Archive for May 24th, 2007

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Small Stream Success

May 24, 2007

A HOW TO GUIDE


Offer the old lady who lives at the stream’s access point a ride home from work one day. Tell her how much you’d like to fish that section of the stream. Accept her offer to let you use her yard to launch your raft any time you like. Launch your raft. Express surprise and excitement at the high number of salmon smolt migrating down stream. Marvel at how skinny the stream gets and how the overhanging brush makes it nearly impossible to row. Hop out of your raft when the river gets too narrow to pass. Almost break your fishing pole on a tree. Thank the Good Lord that nobody is around to witness your struggle (you really look like you don’t know what you’re doing). Do you drag the boat back to the old lady’s house, or do you try to figure out a way over the unmovable old board that must have hung up in the trees during last year’s flood? Observe flashing and darting of silvery forms under tannin stained water. Forget the boat. Tie on a smolt pattern. Wiggle the fly like your palsied old eighth grade keyboarding instructor who just figured out what you typed with her typewriter. Hook a small dolly varden. Lose it in the brush. Hook another. Lose it. Grumble lightly but don’t lose your cool. There are lots of fish in there. Was that a big one? Hook and land your next fish: a small dolly*. The trick is keeping the fish in the middle of the current. Land a few more. This many small fish in one spot can mean only one thing: this is not the best spot to grab outmigrating smolt. It’s close, but it’s not here. The small fish always take the second best spot to hunt. The big dollies are nearby. Magically move your boat through the smallest part of the stream (also the deepest and the fastest). Observe that the fish are larger downstream of the old board. Hook a significantly larger fish. About fourteen inches. Try to ignore the river otter who looks as surprised as you are. Land the dolly, release him, and keep fishing. Exclaim out loud, “O wow,” as a massive dolly smacks your unraveling fly. Hook him and then worry about the choked stream. Too much underwater brush for a fish this size. 20 inches? No. This guy is two feet long. The creek is only four feet wide and two feet deep right here. In a couple of months, the creek will be teeming with salmon, a few of which will top thirty pounds. Right now, this ocean run char runs the river. He gets a half wrap around a black, rotten stick. He’s still on the line, but you have a choice. Grab the fish, or grab the stick. You grab the stick. Wrong choice. The line breaks with the stick, and the tired fish slides under the cut bank.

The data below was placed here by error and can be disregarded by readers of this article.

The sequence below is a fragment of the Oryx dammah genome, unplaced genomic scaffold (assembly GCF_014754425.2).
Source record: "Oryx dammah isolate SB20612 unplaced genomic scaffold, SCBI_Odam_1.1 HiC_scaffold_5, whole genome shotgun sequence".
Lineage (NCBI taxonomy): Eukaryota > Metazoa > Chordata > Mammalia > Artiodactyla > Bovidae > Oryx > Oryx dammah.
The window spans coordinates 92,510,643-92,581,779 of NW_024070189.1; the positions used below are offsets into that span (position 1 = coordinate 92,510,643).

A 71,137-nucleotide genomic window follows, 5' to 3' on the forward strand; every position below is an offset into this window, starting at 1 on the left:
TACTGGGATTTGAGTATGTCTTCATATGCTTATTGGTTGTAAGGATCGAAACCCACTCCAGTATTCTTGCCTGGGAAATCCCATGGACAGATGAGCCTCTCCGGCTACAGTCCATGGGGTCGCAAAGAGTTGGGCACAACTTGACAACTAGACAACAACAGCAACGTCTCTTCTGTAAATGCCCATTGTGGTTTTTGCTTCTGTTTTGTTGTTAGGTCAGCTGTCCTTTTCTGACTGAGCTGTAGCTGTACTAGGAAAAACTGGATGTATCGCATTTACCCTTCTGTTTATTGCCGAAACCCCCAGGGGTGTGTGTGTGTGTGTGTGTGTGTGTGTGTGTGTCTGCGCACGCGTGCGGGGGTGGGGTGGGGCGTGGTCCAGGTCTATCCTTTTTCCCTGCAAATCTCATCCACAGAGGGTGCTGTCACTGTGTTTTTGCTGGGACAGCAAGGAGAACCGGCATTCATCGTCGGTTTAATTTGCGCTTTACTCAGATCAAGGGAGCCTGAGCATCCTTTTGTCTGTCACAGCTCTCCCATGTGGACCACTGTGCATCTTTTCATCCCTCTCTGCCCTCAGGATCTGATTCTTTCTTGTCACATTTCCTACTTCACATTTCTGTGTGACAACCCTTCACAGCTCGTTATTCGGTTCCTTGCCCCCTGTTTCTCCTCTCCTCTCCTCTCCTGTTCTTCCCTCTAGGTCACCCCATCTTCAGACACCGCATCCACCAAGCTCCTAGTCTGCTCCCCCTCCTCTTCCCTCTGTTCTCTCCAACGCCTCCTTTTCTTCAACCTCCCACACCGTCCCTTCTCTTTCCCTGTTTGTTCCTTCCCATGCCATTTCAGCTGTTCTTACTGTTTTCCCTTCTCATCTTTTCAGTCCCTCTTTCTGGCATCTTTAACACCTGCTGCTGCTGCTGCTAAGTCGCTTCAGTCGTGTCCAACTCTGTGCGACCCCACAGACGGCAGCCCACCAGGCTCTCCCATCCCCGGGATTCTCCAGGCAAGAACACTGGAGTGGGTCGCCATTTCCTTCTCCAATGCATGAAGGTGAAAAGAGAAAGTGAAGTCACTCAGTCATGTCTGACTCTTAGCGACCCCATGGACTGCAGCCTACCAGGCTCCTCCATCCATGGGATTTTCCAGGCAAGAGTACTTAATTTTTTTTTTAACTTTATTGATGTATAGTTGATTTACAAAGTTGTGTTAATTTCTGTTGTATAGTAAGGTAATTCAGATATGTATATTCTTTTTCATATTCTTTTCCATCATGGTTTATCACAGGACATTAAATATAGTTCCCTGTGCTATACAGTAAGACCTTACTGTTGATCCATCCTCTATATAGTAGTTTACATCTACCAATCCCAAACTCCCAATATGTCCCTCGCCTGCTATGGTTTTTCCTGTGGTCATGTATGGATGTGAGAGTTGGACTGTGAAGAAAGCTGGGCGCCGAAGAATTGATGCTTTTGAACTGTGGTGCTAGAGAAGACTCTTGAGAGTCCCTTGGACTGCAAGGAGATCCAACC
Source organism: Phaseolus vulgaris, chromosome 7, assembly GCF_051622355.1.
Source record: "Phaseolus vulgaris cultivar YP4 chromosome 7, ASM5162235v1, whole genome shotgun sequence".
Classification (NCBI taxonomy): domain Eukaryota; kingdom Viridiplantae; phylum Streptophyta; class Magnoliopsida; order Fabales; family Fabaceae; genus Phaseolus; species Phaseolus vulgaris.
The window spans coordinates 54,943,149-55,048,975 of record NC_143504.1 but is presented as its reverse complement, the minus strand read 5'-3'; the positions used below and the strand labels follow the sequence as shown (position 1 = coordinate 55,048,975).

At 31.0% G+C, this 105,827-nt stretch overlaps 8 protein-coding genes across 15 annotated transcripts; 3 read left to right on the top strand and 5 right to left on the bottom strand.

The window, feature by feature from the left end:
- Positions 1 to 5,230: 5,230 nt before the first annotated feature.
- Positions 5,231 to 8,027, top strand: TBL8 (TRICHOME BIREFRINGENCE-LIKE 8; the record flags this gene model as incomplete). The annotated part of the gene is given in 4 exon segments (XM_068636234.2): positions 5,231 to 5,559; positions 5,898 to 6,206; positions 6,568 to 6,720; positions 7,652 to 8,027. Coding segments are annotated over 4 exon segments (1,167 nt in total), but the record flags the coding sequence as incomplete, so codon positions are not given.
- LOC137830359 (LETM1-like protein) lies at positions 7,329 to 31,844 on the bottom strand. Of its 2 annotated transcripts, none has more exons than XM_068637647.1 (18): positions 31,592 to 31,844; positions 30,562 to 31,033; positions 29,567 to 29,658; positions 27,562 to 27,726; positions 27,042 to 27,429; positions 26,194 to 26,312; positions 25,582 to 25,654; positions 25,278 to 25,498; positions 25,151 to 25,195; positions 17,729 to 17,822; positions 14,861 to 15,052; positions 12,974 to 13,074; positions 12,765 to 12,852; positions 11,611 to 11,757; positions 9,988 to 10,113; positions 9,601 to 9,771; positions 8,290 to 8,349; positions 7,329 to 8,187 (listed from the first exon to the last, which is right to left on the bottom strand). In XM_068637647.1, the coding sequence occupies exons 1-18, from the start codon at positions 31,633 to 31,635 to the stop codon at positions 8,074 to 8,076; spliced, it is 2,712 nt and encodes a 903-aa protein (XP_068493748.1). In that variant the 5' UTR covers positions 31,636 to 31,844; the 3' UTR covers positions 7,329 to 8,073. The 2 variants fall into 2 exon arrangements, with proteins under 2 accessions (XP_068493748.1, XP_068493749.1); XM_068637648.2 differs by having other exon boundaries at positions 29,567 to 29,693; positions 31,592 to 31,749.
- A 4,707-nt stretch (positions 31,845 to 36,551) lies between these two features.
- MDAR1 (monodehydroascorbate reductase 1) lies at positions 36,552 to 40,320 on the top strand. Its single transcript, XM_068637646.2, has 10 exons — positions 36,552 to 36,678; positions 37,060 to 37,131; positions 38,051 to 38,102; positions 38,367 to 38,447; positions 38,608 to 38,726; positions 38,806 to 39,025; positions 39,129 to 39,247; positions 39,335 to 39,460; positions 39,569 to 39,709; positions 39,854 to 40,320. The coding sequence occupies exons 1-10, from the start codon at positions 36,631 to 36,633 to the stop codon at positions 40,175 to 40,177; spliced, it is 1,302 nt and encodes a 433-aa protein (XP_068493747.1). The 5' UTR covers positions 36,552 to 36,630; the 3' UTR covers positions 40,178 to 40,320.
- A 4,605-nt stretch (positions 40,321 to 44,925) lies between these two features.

That’s basically how it’s done.

Now, break down your rod, and enjoy the float downriver to where the creek meets the sea.

*Now would be a good time for your camera battery to expire.

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